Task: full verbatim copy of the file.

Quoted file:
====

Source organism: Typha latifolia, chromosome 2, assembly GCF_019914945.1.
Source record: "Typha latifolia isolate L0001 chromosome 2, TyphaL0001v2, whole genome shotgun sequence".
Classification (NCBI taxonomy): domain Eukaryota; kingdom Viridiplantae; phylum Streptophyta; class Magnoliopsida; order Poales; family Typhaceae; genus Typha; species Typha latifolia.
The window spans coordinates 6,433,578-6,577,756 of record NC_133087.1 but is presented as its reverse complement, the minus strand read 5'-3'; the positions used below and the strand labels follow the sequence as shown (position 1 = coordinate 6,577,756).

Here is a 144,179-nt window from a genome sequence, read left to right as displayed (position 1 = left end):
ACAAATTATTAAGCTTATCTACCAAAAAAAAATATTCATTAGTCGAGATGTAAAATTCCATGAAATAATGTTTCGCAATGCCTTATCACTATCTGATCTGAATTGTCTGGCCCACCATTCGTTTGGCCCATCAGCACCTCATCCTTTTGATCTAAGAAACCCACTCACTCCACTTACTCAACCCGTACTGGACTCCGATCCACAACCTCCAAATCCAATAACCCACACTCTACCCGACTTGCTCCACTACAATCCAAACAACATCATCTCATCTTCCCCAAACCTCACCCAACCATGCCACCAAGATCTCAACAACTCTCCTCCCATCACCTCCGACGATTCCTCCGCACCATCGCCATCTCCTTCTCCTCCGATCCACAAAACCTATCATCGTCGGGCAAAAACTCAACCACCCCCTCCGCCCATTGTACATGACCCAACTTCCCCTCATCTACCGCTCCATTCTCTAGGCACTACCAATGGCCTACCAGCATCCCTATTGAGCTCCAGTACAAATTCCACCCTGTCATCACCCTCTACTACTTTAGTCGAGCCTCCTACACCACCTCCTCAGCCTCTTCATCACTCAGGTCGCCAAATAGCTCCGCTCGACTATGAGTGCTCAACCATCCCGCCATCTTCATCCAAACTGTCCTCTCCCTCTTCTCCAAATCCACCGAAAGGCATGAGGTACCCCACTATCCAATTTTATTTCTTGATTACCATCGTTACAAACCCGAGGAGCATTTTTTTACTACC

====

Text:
Source organism: Typha latifolia, chromosome 2, assembly GCF_019914945.1.
Source record: "Typha latifolia isolate L0001 chromosome 2, TyphaL0001v2, whole genome shotgun sequence".
Classification (NCBI taxonomy): domain Eukaryota; kingdom Viridiplantae; phylum Streptophyta; class Magnoliopsida; order Poales; family Typhaceae; genus Typha; species Typha latifolia.
The window spans coordinates 6,433,578-6,577,756 of record NC_133087.1 but is presented as its reverse complement, the minus strand read 5'-3'; the positions used below and the strand labels follow the sequence as shown (position 1 = coordinate 6,577,756).

Here is a 144,179-nt window from a genome sequence, read left to right as displayed (position 1 = left end):
ACAAATTATTAAGCTTATCTACCAAAAAAAAATATTCATTAGTCGAGATGTAAAATTCCATGAAATAATGTTTCGCAATGCCTTATCACTATCTGATCTGAATTGTCTGGCCCACCATTCGTTTGGCCCATCAGCACCTCATCCTTTTGATCTAAGAAACCCACTCACTCCACTTACTCAACCCGTACTGGACTCCGATCCACAACCTCCAAATCCAATAACCCACACTCTACCCGACTTGCTCCACTACAATCCAAACAACATCATCTCATCTTCCCCAAACCTCACCCAACCATGCCACCAAGATCTCAACAACTCTCCTCCCATCACCTCCGACGATTCCTCCGCACCATCGCCATCTCCTTCTCCTCCGATCCACAAAACCTATCATCGTCGGGCAAAAACTCAACCACCCCCTCCGCCCATTGTACATGACCCAACTTCCCCTCATCTACCGCTCCATTCTCTAGGCACTACCAATGGCCTACCAGCATCCCTATTGAGCTCCAGTACAAATTCCACCCTGTCATCACCCTCTACTACTTTAGTCGAGCCTCCTACACCACCTCCTCAGCCTCTTCATCACTCAGGTCGCCAAATAGCTCCGCTCGACTATGAGTGCTCAACCATCCCGCCATCTTCATCCAAACTGTCCTCTCCCTCTTCTCCAAATCCACCGAAAGGCATGAGGTACCCCACTATCCAATTTTATTTCTTGATTACCATCGTTACAAACCCGAGGAGCATTTTTTTACTACC